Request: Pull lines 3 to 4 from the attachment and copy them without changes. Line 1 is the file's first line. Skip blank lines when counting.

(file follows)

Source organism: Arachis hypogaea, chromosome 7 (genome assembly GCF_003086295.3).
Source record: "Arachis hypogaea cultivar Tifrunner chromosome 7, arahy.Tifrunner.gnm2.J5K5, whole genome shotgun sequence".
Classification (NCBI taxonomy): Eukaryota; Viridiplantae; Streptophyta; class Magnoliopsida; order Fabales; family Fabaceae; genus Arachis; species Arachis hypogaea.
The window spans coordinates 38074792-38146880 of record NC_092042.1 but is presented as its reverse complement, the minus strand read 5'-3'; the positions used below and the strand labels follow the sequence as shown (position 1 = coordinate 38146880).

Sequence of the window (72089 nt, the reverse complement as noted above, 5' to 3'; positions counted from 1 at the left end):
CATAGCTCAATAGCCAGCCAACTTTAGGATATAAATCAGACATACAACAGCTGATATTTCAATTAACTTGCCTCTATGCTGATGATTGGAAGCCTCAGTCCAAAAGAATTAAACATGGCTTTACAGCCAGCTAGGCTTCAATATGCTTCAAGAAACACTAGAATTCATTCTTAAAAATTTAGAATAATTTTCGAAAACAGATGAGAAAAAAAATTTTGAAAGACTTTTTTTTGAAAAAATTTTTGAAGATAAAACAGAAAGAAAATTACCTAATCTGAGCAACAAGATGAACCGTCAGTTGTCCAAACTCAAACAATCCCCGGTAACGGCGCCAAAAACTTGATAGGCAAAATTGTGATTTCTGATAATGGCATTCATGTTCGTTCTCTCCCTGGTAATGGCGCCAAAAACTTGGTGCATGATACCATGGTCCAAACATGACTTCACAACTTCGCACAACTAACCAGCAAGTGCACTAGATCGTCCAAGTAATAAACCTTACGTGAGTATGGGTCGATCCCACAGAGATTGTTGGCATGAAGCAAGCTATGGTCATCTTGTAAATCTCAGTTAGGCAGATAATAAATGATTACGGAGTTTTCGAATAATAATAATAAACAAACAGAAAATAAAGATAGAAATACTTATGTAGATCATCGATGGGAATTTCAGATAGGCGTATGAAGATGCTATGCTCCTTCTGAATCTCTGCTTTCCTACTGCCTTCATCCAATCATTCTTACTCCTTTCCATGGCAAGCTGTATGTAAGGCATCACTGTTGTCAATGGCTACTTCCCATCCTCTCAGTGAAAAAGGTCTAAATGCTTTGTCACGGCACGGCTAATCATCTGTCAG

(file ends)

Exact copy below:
Classification (NCBI taxonomy): Eukaryota; Viridiplantae; Streptophyta; class Magnoliopsida; order Fabales; family Fabaceae; genus Arachis; species Arachis hypogaea.
The window spans coordinates 38074792-38146880 of record NC_092042.1 but is presented as its reverse complement, the minus strand read 5'-3'; the positions used below and the strand labels follow the sequence as shown (position 1 = coordinate 38146880).